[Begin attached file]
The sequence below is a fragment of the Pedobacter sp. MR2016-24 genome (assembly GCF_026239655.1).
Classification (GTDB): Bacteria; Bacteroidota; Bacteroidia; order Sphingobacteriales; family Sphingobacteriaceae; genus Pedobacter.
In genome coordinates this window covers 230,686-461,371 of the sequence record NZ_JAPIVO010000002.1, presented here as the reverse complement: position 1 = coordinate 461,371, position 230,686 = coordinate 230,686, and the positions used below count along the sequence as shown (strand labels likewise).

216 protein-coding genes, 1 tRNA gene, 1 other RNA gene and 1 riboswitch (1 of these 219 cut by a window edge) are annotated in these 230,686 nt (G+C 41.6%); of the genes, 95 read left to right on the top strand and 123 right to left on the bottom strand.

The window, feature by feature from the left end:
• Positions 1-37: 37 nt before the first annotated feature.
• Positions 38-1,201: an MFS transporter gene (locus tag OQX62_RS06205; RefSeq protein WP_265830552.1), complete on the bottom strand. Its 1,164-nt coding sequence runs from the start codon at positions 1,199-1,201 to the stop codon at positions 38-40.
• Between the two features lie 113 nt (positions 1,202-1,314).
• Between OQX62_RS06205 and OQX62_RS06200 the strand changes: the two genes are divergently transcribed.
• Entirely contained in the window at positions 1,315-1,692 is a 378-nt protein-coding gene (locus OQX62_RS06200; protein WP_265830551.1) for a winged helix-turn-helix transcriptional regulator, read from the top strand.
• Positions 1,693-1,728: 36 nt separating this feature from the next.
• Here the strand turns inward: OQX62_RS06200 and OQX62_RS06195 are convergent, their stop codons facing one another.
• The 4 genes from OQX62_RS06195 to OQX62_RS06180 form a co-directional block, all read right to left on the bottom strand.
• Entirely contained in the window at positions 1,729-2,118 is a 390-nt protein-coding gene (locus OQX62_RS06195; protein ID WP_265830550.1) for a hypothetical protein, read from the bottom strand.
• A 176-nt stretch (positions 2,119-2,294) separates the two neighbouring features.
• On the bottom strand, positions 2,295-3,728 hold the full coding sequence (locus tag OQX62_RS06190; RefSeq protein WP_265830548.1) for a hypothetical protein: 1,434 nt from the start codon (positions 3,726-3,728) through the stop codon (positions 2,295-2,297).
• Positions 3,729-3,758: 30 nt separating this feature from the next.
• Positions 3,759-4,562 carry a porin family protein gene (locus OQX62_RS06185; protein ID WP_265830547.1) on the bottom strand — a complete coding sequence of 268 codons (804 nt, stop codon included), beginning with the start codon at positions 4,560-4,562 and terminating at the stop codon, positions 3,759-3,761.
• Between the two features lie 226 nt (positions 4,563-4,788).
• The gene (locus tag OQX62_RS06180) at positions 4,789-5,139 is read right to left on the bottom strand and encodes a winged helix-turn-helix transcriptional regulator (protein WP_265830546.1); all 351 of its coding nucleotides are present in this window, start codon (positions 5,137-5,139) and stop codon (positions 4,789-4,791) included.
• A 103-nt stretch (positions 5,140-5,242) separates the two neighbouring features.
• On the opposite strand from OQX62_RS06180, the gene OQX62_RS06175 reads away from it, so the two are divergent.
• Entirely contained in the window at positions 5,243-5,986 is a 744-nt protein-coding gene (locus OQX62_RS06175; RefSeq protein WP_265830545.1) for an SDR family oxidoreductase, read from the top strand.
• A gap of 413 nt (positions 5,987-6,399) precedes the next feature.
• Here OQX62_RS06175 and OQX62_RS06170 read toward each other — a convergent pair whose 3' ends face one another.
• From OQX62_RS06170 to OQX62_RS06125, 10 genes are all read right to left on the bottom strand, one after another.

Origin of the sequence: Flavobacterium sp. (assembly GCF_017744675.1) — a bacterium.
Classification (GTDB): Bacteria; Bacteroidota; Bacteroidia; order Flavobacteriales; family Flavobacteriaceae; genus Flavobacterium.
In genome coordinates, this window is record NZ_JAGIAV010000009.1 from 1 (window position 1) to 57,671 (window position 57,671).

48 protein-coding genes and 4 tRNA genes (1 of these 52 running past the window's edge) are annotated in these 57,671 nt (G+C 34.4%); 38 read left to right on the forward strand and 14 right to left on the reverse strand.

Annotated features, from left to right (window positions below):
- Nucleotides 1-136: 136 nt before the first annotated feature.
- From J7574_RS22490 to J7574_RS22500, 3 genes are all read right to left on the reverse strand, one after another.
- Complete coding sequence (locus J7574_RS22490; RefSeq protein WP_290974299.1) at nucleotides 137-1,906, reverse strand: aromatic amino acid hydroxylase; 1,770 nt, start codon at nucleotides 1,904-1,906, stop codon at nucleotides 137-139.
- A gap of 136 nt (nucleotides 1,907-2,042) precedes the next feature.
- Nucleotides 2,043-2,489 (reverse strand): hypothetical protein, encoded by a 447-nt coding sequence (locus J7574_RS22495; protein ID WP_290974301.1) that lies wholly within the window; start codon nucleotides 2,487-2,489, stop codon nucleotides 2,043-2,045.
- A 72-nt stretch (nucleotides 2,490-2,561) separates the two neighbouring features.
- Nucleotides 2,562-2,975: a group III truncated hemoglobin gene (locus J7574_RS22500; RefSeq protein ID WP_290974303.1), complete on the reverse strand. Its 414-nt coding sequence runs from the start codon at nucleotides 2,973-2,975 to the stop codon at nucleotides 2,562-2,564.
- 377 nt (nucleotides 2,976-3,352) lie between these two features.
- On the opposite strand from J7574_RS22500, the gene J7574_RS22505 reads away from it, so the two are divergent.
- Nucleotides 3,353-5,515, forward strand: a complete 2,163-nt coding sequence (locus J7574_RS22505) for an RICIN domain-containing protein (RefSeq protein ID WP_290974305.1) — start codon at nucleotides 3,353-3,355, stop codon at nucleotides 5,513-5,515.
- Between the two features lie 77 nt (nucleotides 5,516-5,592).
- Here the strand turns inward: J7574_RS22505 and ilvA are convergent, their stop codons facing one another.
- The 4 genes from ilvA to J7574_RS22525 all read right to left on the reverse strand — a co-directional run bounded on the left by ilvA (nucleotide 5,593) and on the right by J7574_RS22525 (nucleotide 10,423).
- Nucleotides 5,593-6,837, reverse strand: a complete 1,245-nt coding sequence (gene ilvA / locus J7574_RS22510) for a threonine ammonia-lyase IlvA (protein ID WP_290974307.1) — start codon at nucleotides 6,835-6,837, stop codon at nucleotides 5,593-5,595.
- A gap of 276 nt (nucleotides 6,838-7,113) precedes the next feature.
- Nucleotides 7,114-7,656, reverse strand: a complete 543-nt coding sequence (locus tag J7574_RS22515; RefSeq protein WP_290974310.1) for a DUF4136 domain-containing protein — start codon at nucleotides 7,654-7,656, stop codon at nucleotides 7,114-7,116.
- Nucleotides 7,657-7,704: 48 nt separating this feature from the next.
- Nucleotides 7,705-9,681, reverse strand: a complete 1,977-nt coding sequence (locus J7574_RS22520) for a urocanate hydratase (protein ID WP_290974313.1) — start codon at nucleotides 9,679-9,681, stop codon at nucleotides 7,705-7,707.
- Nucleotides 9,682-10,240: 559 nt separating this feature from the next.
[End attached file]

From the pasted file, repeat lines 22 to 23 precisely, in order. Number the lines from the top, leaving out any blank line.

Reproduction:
• On the opposite strand from OQX62_RS06180, the gene OQX62_RS06175 reads away from it, so the two are divergent.
• Entirely contained in the window at positions 5,243-5,986 is a 744-nt protein-coding gene (locus OQX62_RS06175; RefSeq protein WP_265830545.1) for an SDR family oxidoreductase, read from the top strand.